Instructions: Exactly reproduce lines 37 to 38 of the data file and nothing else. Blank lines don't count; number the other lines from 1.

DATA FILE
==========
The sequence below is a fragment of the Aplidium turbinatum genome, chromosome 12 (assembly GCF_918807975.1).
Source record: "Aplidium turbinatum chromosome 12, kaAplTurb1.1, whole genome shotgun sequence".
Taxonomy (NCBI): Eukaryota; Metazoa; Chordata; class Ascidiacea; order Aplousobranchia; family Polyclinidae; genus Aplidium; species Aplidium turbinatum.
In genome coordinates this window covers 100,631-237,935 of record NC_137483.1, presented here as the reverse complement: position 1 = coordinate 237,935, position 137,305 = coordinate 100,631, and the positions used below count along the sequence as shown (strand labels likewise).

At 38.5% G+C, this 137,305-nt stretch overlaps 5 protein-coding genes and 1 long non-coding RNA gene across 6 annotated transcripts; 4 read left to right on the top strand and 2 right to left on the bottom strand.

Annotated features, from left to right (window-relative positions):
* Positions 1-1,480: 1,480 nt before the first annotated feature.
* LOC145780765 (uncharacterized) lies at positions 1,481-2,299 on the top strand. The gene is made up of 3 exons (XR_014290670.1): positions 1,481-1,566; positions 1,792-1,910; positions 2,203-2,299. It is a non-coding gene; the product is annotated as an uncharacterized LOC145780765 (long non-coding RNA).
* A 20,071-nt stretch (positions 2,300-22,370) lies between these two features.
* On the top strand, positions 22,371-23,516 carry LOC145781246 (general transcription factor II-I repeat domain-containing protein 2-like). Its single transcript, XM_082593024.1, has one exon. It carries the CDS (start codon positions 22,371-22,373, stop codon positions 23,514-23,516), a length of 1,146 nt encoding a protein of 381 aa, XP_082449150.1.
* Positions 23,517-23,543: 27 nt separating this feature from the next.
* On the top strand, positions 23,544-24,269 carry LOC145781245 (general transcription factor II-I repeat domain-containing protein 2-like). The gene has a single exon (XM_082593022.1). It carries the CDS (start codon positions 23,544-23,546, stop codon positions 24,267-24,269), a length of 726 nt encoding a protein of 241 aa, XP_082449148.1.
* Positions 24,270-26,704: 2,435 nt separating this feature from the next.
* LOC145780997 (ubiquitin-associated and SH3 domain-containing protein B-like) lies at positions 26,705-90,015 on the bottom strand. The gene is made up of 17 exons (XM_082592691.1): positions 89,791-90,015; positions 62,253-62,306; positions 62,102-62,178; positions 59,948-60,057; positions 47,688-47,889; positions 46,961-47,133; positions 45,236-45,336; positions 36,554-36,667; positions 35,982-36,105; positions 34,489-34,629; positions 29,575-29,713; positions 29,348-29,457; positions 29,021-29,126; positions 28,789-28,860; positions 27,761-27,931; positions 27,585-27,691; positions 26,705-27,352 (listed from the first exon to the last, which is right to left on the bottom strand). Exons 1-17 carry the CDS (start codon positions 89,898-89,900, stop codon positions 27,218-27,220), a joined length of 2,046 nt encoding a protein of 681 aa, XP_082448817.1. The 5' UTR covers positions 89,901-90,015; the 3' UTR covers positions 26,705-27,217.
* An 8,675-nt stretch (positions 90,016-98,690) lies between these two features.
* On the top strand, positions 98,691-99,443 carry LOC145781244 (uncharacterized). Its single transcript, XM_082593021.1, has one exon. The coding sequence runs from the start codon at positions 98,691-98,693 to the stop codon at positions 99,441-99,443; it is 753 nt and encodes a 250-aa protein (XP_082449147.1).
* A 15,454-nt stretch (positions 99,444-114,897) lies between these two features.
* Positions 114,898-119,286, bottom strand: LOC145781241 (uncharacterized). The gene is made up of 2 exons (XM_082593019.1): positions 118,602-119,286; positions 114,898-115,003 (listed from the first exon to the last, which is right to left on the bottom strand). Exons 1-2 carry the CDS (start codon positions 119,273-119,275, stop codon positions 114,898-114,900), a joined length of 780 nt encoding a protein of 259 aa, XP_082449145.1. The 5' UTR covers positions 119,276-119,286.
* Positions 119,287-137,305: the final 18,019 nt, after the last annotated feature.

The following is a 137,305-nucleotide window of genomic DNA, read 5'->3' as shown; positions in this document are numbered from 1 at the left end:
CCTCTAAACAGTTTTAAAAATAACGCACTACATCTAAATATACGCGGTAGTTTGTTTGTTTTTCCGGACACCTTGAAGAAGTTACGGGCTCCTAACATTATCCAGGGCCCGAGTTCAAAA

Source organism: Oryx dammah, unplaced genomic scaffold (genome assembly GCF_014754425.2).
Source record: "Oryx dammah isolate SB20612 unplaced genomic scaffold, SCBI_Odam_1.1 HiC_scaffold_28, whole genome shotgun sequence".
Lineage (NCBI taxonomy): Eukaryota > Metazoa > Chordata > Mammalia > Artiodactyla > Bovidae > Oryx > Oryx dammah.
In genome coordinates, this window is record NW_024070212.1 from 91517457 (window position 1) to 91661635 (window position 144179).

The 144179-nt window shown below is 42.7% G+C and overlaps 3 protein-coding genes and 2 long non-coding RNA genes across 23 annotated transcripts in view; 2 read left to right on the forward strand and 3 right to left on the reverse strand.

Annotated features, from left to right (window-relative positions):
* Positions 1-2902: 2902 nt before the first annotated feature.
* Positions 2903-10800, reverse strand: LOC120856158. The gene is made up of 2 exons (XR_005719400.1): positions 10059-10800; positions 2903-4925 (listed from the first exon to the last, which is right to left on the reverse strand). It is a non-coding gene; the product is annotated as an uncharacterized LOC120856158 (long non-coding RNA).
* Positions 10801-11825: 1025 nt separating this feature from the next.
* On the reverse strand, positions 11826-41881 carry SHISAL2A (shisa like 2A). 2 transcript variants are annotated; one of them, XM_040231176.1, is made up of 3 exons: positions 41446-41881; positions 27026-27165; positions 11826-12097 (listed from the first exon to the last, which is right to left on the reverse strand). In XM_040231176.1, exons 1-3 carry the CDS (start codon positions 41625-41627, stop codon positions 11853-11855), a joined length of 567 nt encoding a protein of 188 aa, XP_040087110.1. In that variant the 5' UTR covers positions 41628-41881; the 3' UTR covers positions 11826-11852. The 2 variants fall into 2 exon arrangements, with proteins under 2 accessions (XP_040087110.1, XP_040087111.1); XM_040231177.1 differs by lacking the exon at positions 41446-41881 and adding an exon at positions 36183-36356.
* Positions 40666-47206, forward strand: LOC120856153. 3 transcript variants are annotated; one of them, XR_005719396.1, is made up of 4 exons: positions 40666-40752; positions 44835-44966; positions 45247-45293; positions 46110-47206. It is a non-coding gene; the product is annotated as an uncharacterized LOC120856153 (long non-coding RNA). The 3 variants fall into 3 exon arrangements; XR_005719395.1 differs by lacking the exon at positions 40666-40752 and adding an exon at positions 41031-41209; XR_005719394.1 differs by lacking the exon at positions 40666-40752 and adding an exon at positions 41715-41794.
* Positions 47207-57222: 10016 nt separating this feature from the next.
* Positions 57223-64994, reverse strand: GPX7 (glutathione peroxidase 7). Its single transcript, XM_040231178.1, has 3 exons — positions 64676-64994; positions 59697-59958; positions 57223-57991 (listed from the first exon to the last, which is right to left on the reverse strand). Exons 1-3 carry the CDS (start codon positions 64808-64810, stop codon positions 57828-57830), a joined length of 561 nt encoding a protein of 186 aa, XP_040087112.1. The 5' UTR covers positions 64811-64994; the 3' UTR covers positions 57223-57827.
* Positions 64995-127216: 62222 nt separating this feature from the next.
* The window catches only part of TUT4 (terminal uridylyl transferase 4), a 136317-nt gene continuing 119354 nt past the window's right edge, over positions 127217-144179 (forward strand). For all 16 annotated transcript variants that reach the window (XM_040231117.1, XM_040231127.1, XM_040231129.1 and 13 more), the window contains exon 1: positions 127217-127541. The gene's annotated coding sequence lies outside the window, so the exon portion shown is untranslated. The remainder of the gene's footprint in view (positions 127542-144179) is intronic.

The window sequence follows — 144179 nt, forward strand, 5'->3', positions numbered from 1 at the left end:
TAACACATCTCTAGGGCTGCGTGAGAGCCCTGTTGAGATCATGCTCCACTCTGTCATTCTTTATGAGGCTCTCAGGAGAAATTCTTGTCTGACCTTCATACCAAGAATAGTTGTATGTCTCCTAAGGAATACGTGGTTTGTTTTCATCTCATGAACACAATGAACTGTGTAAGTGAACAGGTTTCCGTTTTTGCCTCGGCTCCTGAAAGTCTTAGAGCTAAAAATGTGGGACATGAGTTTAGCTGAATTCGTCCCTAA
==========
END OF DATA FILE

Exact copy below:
The window sequence follows — 144179 nt, forward strand, 5'->3', positions numbered from 1 at the left end:
TAACACATCTCTAGGGCTGCGTGAGAGCCCTGTTGAGATCATGCTCCACTCTGTCATTCTTTATGAGGCTCTCAGGAGAAATTCTTGTCTGACCTTCATACCAAGAATAGTTGTATGTCTCCTAAGGAATACGTGGTTTGTTTTCATCTCATGAACACAATGAACTGTGTAAGTGAACAGGTTTCCGTTTTTGCCTCGGCTCCTGAAAGTCTTAGAGCTAAAAATGTGGGACATGAGTTTAGCTGAATTCGTCCCTAA